Future Reflections Convention 1990, Vol. 9 No. 4
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[PICTURE] Brenda Allen brought daughter Leslie and fourteen other family members-mother, brothers, sister, in-laws, neices, and nephews~to the NFB parents seminar.
"You can't live with 'em, and you can't live without 'em!" Husbands say this about their wives. Wives say it about their husbands. And, in general, members of one sex say it about the opposite sex. Sometimes parents even say it about their children. We have all felt the frustration of being in a relationship fraught with conflicts and knowing that the only thing worse that could happen would be not to have the relationship at all.
That's often how parents of blind children feel about professionals. The medical doctors, the special education teachers, the Orientation and Mobility specialist, the librarian or media specialist, the program administrator--they all seem necessary, but dealing with them can sometimes be intimidating and disheartening--especially if a person is not certain what one should reasonably expect from the professional.
Learning who the professionals are and what one should expect from them was the theme of the 1990 National Parents Seminar sponsored by the Parents of Blind Children of the National Federation of the Blind. The agenda of the Who are the Professionals and What Should They Do? seminar began with a panel of blind teens who had been attending a dynamic summer program at the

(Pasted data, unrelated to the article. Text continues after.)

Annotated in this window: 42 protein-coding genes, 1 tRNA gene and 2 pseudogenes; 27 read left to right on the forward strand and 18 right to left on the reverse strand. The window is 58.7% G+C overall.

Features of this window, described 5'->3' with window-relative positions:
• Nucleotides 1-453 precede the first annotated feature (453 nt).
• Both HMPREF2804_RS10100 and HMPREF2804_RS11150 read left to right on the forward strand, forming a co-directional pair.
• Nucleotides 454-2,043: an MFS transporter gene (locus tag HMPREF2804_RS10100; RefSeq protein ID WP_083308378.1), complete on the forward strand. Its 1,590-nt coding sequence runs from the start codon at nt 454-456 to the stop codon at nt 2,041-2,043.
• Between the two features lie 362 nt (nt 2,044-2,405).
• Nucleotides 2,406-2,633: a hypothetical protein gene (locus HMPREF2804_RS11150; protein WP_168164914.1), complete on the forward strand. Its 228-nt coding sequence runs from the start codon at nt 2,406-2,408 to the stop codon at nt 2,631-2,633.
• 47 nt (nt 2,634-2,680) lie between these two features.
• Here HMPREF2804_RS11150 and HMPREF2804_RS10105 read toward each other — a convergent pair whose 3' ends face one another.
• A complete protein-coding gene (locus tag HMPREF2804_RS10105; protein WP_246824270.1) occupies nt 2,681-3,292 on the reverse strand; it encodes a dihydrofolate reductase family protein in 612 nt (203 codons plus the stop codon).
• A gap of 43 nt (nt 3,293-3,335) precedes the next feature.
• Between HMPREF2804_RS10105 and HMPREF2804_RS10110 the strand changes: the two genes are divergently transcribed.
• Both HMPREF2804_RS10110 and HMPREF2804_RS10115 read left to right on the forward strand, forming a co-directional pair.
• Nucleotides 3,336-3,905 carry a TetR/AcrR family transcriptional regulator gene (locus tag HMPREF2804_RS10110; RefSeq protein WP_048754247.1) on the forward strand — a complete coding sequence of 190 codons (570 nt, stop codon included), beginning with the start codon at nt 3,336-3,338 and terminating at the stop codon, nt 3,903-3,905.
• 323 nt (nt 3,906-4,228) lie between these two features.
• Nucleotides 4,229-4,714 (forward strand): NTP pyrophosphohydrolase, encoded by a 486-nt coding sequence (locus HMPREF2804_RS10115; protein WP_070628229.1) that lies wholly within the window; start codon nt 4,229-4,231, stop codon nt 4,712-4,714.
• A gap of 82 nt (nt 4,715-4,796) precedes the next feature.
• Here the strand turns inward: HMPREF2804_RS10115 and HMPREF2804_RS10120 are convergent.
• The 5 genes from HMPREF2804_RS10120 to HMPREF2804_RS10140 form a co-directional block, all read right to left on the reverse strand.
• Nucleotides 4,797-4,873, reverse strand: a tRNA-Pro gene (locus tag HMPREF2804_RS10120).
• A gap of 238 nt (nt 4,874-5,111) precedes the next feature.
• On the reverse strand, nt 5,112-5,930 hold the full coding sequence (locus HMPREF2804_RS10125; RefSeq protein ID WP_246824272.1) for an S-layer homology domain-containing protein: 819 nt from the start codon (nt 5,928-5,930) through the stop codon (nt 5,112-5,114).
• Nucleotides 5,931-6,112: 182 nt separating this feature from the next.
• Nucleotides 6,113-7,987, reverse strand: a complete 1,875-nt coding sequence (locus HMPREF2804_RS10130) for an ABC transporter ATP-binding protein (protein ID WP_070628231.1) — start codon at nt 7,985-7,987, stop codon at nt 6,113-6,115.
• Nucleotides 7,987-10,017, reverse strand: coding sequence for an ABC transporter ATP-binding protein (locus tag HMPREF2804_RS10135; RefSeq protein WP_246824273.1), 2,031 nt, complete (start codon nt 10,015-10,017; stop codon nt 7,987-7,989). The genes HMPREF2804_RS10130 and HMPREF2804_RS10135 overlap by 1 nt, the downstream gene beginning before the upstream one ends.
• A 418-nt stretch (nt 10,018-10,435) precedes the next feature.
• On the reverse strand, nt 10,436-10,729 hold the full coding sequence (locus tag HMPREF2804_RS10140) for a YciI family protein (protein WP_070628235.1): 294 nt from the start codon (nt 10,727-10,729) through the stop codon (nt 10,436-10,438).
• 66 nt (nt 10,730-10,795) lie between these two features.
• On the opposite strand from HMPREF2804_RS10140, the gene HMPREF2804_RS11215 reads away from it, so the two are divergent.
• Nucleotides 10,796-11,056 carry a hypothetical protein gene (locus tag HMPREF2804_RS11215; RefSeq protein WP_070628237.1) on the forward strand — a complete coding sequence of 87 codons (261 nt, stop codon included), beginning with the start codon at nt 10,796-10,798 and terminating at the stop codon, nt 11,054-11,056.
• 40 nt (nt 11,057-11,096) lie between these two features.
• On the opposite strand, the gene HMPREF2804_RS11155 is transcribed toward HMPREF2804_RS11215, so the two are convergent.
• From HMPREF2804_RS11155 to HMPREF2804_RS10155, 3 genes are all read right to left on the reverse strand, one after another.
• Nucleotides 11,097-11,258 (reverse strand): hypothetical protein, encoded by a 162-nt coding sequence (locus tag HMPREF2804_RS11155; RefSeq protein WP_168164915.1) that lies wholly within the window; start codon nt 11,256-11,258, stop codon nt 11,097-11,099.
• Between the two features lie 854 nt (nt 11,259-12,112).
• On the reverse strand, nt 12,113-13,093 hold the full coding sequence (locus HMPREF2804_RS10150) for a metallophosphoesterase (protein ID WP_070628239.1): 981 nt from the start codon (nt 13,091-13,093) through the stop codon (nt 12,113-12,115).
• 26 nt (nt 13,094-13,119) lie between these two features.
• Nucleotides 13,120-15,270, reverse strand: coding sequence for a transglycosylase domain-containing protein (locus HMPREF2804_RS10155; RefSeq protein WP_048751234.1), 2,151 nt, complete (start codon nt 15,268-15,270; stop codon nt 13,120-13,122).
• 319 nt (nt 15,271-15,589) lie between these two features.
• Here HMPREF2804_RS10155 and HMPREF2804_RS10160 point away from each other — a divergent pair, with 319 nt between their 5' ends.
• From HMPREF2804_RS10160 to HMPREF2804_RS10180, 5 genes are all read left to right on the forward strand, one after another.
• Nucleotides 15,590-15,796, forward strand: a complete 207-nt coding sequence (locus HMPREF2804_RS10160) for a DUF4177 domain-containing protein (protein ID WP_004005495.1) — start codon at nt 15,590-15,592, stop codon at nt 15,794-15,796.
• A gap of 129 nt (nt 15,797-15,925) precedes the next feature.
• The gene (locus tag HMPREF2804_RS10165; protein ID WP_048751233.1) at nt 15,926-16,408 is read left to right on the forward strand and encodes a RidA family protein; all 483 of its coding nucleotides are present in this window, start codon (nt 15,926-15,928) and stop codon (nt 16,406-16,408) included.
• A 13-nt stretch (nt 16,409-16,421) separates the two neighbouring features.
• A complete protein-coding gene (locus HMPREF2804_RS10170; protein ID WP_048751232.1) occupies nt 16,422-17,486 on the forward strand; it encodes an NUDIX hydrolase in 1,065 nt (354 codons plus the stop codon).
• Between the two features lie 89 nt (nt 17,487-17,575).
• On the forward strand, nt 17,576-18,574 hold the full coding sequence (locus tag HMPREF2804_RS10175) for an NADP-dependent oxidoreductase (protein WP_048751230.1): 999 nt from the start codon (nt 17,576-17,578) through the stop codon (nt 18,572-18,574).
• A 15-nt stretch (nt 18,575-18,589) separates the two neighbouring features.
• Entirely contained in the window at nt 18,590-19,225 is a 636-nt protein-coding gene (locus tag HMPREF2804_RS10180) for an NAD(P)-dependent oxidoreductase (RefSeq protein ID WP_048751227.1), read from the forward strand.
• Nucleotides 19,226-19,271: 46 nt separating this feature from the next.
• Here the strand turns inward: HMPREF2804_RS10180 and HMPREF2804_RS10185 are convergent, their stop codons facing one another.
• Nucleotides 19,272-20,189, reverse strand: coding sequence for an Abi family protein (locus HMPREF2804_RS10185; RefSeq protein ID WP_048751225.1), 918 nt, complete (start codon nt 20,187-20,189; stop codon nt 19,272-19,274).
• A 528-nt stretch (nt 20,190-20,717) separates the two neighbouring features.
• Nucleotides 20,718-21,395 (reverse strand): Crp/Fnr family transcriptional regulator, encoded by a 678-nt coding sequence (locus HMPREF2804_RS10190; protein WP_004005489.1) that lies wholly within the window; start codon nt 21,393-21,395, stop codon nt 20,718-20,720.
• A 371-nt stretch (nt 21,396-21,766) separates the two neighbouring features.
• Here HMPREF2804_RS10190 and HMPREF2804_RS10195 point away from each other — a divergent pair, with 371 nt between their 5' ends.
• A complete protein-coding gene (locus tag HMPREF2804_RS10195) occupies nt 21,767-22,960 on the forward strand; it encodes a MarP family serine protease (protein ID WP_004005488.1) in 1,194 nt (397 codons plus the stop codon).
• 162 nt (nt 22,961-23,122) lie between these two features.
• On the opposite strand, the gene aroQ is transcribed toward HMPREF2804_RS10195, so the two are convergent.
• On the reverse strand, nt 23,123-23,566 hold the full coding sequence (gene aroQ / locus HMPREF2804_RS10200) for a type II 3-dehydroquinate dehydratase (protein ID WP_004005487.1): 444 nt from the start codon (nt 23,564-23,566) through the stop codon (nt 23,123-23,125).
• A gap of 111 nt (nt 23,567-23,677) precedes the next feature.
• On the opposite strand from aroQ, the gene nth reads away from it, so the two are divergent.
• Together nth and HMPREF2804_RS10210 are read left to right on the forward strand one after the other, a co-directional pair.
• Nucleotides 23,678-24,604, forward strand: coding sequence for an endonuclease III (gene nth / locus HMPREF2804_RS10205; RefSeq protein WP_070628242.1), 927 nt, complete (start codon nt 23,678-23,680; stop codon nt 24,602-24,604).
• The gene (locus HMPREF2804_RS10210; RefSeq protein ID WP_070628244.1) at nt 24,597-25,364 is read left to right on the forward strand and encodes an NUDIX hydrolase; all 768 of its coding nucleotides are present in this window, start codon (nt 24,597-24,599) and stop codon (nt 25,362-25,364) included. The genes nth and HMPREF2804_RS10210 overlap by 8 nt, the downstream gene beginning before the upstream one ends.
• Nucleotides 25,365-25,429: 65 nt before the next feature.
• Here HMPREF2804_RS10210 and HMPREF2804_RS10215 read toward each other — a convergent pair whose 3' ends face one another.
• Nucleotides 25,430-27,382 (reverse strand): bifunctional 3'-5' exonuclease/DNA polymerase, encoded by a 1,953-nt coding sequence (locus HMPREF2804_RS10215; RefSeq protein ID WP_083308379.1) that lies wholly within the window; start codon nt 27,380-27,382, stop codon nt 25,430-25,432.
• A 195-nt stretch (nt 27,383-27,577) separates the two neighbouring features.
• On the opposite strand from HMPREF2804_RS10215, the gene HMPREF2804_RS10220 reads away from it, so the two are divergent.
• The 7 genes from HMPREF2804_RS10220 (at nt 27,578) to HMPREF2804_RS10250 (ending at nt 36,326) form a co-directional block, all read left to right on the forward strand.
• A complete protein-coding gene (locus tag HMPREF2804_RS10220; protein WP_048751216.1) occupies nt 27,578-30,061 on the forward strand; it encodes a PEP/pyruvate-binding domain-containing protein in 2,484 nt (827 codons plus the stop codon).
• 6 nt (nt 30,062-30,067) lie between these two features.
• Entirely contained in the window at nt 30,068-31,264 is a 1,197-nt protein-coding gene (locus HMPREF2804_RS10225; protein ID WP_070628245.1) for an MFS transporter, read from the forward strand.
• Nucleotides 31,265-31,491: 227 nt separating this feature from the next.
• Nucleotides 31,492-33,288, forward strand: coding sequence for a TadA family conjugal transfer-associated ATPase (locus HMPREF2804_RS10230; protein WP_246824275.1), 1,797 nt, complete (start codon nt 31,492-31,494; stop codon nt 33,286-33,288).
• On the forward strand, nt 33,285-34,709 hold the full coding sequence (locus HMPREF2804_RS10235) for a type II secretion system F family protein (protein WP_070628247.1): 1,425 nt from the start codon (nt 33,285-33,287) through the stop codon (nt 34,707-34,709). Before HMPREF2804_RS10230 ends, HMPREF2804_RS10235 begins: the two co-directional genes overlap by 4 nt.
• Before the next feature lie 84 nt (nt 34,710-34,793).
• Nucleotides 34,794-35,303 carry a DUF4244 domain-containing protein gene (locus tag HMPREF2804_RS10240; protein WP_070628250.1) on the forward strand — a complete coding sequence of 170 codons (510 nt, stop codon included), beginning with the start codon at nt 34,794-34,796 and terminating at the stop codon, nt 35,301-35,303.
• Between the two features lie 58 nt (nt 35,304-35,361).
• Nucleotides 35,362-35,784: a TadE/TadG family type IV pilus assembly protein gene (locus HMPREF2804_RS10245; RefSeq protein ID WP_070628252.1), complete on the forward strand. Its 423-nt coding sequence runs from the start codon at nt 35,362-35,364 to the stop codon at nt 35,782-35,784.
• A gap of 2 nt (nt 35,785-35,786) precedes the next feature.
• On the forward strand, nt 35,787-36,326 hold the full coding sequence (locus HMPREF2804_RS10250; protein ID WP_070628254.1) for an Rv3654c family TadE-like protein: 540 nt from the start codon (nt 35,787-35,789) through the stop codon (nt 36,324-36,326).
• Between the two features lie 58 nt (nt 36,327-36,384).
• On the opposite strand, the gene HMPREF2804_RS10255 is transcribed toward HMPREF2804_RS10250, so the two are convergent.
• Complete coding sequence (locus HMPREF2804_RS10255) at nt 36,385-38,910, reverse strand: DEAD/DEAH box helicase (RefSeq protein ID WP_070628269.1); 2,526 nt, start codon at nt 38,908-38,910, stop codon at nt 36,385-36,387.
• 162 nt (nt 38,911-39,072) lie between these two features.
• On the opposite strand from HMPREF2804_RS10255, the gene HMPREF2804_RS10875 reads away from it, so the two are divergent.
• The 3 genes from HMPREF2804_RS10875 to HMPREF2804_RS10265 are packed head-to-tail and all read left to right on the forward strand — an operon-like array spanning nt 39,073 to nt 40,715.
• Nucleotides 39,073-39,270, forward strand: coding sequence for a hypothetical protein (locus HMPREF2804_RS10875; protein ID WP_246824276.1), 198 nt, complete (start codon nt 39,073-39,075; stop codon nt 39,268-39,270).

Louisiana Center for the Blind. The focus of this program wasn't just on alternative techniques-- cooking, traveling independently, learning social skills, etc.--it was also on learning confidence and positive attitudes about blindness from their blind counselors, most of whom were college students. Here is what Angela Howard, age thirteen, had to say, in part, about her experience in the program: "I never really saw a blind person before in my life. I just thought what everybody else thought, that they were kind of weird--standing on the corner selling pencils, with one red sock and one blue sock.. .But after I met Ernie and Zack and all of them, they were kind of normal--well, they are not normal, but they're not weird, [laughter] I mean, they're not like I thought that blind people were; they were different. And I thought that I could still be that way."